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Wilson’s Bad Aim on Guns

Not long ago, a grateful gun lobby was so attentive to California state lawmakers come campaign time that nearly every anti-gun bill died a swift, sure death. The mantra was always the same: Guns don’t kill people, people kill people, so the answer is to lock up more people.

However, now that California has spent $4.5 billion since 1981 on prison construction, probably the biggest prison buildup in history, even the Legislature has come to understand that preventing gun violence is a whole lot less expensive and far more sensible than merely locking up the perpetrators and trying to console the victims of senseless mayhem. And most Americans, shocked by a seemingly endless string of atrocities involving firearms, now see that certain kinds of weapons have no place in civilized society outside the military. In light of all this, it’s astounding that Gov. Pete Wilson--a man who is said to harbor presidential ambitions--appears unable to grasp the obvious truth.

On Monday, the governor rejected two of the significant achievements of the Legislature this session--bills that represented solid progress in limiting murderous assault weapons and nasty little “Saturday night specials.” In doing so, Wilson stood on the thinnest, most cynical reasoning.

He vetoed a bill that would have required pistols and revolvers to pass minimal safety tests prior to sale. This bill took aim at the cheapest of cheap Saturday night specials, the ones so poorly made they can misfire or explode in their owners’ hands or even in a pocket under some conditions. Where’s the personal protection in possessing a weapon like this?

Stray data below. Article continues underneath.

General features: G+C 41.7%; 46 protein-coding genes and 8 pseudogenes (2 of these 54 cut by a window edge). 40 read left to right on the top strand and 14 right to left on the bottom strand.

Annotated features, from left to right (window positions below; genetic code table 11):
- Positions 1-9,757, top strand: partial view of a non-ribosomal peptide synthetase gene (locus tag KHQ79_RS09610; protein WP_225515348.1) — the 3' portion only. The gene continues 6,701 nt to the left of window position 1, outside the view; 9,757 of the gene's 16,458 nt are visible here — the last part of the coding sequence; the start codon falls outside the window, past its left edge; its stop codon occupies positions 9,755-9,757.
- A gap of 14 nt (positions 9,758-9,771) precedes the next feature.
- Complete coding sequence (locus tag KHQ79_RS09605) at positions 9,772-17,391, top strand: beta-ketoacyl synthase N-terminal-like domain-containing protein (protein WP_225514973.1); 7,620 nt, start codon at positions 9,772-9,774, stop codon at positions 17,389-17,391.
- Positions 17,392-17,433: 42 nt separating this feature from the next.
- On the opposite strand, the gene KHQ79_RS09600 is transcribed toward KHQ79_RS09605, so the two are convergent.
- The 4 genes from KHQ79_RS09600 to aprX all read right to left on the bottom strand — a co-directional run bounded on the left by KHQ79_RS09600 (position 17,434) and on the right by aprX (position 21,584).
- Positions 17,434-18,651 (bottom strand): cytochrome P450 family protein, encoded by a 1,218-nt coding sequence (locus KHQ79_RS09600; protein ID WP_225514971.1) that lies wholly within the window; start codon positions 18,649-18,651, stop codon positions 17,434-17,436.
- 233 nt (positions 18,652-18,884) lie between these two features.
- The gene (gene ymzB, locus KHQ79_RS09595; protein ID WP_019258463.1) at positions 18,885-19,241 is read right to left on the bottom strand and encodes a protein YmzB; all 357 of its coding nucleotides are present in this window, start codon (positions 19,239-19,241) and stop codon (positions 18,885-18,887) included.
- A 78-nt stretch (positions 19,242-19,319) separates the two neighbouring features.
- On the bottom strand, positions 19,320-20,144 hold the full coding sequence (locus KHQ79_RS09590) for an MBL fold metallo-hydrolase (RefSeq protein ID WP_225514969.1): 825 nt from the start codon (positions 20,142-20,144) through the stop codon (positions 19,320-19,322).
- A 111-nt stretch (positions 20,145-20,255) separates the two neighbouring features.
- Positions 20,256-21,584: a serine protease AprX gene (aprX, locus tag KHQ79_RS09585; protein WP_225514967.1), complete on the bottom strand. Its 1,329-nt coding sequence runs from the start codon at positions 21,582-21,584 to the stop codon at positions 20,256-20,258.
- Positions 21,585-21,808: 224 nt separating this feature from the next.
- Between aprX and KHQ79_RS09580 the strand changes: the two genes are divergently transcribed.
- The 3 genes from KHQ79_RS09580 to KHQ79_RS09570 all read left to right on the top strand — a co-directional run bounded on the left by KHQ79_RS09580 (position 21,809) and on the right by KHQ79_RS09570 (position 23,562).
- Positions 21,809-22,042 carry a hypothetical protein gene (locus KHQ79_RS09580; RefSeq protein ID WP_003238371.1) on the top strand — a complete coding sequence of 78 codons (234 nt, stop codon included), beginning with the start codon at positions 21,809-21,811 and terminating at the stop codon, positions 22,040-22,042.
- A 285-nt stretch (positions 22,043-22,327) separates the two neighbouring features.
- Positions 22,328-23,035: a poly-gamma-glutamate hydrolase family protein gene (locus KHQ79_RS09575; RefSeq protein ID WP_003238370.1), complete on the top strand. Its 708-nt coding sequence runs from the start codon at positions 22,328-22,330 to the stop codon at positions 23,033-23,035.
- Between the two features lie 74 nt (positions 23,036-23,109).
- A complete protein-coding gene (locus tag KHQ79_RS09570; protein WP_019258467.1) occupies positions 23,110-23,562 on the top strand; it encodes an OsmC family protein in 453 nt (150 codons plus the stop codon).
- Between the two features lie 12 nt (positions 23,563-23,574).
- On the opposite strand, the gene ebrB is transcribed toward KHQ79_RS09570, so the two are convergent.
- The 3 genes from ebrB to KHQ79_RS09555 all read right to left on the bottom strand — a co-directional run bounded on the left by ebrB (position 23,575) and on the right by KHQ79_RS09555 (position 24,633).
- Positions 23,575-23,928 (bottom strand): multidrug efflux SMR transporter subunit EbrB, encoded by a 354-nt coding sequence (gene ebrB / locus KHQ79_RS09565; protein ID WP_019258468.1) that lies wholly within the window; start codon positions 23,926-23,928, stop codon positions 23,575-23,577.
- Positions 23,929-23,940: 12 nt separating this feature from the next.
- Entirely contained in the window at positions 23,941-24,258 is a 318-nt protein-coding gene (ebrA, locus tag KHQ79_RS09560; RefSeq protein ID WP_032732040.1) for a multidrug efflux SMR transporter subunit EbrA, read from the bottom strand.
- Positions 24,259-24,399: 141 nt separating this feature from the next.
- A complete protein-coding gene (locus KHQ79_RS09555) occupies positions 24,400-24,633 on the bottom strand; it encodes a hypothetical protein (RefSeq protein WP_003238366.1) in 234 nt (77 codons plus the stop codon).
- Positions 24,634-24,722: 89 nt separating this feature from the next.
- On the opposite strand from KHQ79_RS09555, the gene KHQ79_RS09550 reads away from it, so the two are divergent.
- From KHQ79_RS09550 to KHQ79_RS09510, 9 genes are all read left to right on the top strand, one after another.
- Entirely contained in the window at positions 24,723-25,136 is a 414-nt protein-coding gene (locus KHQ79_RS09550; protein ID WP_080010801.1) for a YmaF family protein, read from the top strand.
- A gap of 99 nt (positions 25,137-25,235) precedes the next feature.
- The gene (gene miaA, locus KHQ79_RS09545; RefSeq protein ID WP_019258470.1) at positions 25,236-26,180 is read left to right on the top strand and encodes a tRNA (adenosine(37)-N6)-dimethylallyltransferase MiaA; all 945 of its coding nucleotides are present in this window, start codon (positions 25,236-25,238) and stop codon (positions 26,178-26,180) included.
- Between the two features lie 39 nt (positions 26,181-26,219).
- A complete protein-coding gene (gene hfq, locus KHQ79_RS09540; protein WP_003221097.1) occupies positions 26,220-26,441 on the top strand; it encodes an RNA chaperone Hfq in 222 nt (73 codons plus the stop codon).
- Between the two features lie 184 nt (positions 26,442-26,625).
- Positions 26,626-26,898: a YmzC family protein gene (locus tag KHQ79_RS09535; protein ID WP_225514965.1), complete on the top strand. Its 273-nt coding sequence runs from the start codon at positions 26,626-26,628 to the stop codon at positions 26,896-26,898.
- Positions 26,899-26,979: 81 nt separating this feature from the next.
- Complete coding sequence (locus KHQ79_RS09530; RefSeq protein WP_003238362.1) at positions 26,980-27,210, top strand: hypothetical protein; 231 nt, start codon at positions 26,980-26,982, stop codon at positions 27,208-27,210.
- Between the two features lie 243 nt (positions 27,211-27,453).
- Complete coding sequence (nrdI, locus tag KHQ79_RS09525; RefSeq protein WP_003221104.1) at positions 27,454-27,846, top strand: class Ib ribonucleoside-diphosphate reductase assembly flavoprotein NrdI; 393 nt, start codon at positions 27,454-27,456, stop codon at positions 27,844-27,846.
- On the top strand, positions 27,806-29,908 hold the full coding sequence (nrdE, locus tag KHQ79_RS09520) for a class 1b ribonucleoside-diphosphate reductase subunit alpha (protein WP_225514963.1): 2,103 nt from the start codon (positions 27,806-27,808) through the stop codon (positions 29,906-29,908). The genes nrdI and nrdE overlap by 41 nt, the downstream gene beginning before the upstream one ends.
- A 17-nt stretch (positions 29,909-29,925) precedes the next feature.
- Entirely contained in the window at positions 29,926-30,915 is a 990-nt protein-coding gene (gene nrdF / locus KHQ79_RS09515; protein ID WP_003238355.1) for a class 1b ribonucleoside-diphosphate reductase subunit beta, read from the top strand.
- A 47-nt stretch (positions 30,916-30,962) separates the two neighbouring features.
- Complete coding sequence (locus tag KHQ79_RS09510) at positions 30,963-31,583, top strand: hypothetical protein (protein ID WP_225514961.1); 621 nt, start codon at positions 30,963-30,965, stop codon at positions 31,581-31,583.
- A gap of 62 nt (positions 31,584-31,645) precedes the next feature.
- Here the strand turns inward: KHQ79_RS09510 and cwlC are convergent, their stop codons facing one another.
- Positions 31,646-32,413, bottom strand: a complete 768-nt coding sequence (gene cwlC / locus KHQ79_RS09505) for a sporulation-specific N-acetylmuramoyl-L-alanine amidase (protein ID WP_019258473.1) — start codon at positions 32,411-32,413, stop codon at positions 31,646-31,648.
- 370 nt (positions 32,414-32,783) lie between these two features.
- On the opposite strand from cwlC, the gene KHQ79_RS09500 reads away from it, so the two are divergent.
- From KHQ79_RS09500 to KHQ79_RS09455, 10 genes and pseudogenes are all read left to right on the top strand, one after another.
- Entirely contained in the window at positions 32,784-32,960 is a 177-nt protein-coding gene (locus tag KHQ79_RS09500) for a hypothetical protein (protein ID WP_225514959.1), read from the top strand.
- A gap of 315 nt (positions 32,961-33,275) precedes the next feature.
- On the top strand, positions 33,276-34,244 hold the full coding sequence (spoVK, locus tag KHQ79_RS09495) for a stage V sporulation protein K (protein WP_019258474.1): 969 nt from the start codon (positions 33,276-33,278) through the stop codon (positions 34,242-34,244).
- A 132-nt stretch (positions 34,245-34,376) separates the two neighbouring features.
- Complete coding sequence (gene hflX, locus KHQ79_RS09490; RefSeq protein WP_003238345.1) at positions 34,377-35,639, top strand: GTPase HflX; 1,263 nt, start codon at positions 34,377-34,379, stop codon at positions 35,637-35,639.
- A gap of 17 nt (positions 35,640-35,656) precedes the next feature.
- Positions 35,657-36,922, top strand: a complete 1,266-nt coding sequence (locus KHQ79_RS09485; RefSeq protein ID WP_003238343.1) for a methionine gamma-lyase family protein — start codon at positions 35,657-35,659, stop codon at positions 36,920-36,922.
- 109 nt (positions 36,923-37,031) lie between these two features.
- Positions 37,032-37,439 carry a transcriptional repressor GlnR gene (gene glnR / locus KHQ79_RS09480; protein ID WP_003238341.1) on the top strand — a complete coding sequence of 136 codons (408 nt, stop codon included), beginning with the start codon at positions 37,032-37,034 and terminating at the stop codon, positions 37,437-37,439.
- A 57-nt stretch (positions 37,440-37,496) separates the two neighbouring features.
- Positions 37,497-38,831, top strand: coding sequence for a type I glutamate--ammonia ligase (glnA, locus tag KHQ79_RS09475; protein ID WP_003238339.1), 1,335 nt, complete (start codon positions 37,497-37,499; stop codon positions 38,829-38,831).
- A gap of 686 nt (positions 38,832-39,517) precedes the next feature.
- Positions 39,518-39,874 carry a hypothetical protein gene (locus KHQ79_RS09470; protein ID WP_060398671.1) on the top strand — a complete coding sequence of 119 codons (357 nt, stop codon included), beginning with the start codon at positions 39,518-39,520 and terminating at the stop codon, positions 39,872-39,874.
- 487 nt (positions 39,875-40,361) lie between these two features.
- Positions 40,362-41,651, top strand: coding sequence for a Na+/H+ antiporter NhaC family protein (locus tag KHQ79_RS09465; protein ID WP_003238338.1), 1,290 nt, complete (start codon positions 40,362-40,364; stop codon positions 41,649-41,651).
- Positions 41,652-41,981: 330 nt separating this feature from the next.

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Last year, vetoing a similar bill, Wilson contended--with a straight face--that safety testing would add to the cost of a handgun, thereby “depriving” low-income Californians of access to the weapon. This year, he fretted that a similar bill limiting cheap handguns could cut into the legitimate market for used guns. “How would an elderly widow safely and legally sell her deceased husband’s handguns?” he asks now. Now let us ask: How far off the point can you get?

Instead of approving reasonable restrictions, Wilson signed a bill giving sheriffs new authority to issue concealed-weapon permits to people who don’t even reside in that county. Look for more guns on the streets as a result.

Even worse was this week’s gubernatorial veto of a bill to eliminate copycat versions of assault guns that were outlawed by make and model under California’s landmark 1989 assault gun ban. Some gun makers have evaded the restriction by producing weapons that are virtual replicas of the outlawed guns, differing only in cosmetic aspects.

This vetoed legislation would have added to the existing law new, more generic definitions of what constitutes an illegal assault gun and limited the capacity of ammunition magazines for semiautomatic firearms. It was supported by police chiefs and educators as well as gun control advocates.

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This assault weapon measure had became even more urgent when an appeals court earlier this year struck down a key provision of the 1989 law that allowed the attorney general, with a judge’s consent, to add new semiautomatic weapons to the list of banned firearms. The court said this provision violated the state Constitution’s separation of powers.

With Wilson’s veto, California could have, in essence, no assault gun law at all if the state Supreme Court upholds the lower court ruling. Should that happen, or should someone shoot up another schoolyard or office building, the folly of squelching sensible laws will be clearer still, to society’s regret.


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